General Motors Co., dogged by a widening recall crisis, still managed to place the most models atop one of the auto industry’s most closely watched quality measures, with its Chevrolet Malibu besting the Toyota Camry.
General Motors Co., boosting the reliability of Cadillac and Chevrolet models, had its best performance ever in J.D. Power & Associates’ new-car quality survey, with three of four brands above the industry average.
General Motors Co.’s brands all scored average or better for the first time since J.D. Power & Associates started studying the dependability of three-year-old vehicles 25 years ago. Industrywide quality had its first drop since 1998.
General Motors Co. led one of the auto industry’s most closely watched quality measures for the first time since the survey began almost three decades ago, pacing U.S. carmakers producing their best cars in a generation.
Toyota Motor Corp. led automakers with the fewest problems reported by U.S. owners of its three- year-old cars, while General Motors Co. and Honda Motor Co. also fielded models that topped their segments.
Toyota Motor Corp. and Ford Motor Co. both set records for their namesake brands in the annual J.D. Power & Associates survey of new vehicle quality, with Toyota dropping to its worst ranking since the report began and Ford making its first foray into the top five performers.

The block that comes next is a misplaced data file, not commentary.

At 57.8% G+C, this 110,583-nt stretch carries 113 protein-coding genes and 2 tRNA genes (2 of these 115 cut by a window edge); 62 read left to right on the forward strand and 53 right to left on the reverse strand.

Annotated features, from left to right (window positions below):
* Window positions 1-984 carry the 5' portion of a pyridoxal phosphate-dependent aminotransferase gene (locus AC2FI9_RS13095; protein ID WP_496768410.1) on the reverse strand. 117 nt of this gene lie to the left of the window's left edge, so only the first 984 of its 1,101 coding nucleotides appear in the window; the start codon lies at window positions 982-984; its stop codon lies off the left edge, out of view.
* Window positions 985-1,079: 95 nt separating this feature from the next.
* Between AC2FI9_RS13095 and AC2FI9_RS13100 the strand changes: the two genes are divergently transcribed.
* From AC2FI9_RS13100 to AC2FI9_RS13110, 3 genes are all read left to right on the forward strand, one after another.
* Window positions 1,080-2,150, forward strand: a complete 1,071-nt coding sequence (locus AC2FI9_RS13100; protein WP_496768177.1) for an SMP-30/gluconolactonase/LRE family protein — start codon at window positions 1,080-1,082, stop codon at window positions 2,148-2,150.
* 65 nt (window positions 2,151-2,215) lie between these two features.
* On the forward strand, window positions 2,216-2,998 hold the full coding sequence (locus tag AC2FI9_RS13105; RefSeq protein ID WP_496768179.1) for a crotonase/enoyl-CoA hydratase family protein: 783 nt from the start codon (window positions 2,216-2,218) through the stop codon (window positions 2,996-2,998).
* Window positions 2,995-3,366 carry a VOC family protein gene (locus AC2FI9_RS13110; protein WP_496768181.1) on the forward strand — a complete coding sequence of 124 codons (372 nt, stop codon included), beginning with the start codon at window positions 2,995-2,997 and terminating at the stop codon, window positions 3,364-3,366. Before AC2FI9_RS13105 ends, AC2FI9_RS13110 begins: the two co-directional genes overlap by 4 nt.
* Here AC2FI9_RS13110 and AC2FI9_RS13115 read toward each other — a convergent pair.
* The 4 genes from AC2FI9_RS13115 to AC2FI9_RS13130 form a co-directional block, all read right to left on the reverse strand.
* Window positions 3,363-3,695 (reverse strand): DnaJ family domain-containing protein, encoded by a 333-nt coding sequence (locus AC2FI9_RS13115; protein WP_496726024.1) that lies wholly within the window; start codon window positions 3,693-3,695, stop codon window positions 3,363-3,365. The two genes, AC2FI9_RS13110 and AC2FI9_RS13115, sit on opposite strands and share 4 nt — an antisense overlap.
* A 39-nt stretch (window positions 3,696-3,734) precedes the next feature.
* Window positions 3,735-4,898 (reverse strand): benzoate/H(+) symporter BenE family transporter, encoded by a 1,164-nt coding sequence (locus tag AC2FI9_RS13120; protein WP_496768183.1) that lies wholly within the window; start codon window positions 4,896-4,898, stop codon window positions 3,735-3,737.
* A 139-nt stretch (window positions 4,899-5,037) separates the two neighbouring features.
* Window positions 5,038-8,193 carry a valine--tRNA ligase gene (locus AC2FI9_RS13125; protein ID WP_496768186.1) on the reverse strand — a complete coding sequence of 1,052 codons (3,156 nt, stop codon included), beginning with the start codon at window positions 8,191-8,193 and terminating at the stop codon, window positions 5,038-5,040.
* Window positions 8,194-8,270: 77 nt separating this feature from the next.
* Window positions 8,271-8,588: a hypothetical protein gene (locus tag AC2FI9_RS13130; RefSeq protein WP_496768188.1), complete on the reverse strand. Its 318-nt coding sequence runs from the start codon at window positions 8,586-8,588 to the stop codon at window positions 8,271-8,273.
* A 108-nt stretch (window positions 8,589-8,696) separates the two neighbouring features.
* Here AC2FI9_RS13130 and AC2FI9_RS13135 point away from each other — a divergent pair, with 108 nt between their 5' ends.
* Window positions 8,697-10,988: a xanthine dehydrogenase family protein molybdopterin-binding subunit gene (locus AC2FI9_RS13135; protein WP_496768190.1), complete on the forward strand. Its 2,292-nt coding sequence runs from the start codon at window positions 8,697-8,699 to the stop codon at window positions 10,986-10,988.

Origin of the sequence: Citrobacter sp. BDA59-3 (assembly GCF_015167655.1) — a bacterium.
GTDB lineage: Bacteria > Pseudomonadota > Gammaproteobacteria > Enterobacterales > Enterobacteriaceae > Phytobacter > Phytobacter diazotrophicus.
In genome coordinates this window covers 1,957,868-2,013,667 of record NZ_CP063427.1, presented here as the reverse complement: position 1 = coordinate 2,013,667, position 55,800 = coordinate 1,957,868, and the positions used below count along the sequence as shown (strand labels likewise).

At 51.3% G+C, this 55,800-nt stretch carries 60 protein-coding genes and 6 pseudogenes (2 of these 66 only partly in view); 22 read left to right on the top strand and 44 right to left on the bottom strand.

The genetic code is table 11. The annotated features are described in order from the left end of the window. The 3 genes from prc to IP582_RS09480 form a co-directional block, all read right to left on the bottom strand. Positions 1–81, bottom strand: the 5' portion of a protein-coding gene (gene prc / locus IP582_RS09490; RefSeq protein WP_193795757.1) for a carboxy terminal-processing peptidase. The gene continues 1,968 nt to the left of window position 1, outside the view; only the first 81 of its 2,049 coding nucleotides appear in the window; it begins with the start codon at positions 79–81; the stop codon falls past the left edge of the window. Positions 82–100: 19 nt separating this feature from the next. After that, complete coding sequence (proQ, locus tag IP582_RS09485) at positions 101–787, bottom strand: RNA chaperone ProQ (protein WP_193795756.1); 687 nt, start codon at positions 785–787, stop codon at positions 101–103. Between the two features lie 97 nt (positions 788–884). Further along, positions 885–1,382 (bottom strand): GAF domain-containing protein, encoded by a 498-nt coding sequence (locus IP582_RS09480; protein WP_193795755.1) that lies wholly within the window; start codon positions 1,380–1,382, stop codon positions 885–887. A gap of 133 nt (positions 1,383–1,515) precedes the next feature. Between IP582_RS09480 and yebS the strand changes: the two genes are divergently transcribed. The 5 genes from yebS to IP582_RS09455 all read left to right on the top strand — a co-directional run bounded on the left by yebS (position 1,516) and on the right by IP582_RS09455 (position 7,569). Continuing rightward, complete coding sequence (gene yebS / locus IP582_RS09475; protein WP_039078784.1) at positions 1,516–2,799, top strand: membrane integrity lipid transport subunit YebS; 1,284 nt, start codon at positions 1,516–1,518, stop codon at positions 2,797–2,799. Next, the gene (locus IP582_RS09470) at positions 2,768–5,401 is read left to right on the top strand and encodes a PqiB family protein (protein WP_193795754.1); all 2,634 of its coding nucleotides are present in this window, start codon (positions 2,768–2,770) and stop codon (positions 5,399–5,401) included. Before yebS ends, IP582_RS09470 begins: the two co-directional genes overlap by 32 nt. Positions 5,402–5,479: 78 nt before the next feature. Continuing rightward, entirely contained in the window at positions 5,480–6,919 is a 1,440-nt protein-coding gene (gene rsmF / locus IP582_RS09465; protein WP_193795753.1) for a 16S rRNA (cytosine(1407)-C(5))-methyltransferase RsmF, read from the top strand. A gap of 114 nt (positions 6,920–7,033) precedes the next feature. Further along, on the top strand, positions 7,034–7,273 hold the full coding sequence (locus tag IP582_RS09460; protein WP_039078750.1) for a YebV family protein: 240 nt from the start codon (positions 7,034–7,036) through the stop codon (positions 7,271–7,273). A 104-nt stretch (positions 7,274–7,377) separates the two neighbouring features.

Ford Motor Co. , ranked the mainstream brand with the fewest defects by J.D. Power & Associates last year, is pressing to remedy what it expects will be a “mixed” performance this year in an area Alan Mulally calls critical.
Car owners had the most complaints about audio, entertainment and navigation features in J.D. Power & Associates’ survey of auto buyers, making such technologies the biggest source of defects for the first time in the study’s 26 years.
Chrysler Group LLC led industrywide gains in a J.D. Power & Associates study of owner satisfaction with new models that may boost automakers’ prospects for luring U.S. consumers who have put off new-vehicle purchases.
General Motors Co.’s fight to overtake Toyota Motor Corp. in quality began with simple things such as relocating door-lock buttons to a more convenient location and using ostrich feathers to dust vehicles before painting.